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August 8, 2012

PEI’s Trailside Cafe and Nova Scotia’s Point of View Suites beckon


Pat and Meghann Deighan have a good thing going with the Trailside Cafe. (Julia Pelish/

[This article first appeared in]

MOUNT STEWART, PRINCE EDWARD ISLAND — Olympic moments happen across this country on a daily basis. The participants may not be going for gold medals like the competitors at the London 2012 Summer Games, but they are striving to achieve ultimate success. Although they do it in obscurity, the spirit with which these entrepreneurs pursue their goals is similar to the dedication elite athletes have for their disciplines.

I recently came across a couple of examples of Canadians in the travel and hospitality industry who are giving it their all as they chase their dreams. Pat and Meghann Deighan were married on December 30, 2011, about two weeks after they purchased the Trailside Inn and Café, a venue 30 minutes outside of Charlottetown that has been a reliable spot in Prince Edward Island for good music and good times. The Trailside was in need of rescue and the newlyweds have poured themselves into making it the coolest music venue in Canada east of Casa del Popolo in Montreal and the Dakota Tavern in Toronto.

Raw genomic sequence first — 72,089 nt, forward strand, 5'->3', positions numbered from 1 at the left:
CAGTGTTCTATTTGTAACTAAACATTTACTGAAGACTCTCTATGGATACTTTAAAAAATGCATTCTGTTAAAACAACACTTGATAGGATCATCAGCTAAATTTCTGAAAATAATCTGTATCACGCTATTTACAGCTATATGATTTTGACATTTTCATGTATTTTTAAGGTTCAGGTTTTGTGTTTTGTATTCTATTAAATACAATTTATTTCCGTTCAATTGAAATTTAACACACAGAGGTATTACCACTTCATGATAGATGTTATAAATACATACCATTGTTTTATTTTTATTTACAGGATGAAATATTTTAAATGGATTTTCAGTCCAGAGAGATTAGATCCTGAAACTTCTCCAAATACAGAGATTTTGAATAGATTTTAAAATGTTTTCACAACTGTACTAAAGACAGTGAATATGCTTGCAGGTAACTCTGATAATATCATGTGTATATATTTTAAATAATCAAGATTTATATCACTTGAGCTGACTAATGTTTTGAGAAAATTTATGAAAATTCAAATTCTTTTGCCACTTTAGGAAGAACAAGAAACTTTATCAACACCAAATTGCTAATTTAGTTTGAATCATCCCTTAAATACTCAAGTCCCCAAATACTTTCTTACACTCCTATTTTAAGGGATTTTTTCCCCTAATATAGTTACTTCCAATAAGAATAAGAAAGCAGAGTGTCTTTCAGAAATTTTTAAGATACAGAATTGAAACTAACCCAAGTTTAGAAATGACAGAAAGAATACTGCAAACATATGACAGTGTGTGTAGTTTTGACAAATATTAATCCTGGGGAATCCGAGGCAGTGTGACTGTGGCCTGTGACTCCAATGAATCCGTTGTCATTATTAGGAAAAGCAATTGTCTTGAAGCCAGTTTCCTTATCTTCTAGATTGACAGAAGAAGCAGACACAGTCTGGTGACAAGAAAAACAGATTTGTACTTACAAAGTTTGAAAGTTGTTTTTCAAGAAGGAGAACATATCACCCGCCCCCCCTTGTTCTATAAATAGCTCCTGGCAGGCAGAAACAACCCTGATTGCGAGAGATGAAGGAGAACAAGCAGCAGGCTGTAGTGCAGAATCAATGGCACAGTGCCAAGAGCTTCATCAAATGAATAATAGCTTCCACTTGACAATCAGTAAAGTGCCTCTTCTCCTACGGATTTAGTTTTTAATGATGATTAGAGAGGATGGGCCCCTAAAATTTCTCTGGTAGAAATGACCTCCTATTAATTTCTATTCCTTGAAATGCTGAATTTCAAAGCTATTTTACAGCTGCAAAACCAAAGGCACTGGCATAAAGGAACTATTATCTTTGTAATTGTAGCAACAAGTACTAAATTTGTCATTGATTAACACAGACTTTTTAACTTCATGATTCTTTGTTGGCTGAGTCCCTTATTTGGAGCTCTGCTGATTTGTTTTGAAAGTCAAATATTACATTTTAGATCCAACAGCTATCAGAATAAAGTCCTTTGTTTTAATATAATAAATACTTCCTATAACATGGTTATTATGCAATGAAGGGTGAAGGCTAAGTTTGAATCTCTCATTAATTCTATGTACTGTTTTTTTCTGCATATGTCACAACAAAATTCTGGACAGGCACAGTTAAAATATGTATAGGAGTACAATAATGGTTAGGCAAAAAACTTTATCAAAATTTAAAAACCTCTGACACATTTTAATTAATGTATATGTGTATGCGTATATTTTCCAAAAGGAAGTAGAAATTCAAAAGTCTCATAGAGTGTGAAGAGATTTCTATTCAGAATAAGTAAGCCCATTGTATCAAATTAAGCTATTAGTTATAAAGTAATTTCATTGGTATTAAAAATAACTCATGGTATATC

Like the Dakota, the Trailside features clever decor, an intimate atmosphere that charms musicians, and a short menu that delivers big for diners. The Trailside Café only has four main dishes, one of which is a daily special from chef Chris Coupland and another is an order of the best fishcakes you’re likely to ever taste. They are loaded with salmon and haddock, and go for just $15. You’ll devour them on one of the café’s tables that Meghann Deighan has decorated in inventive ways. On one surface, she has lacquered decades-old receipts from the property’s previous incarnation as a community co-op store, on others are black-and-white images and old movie posters.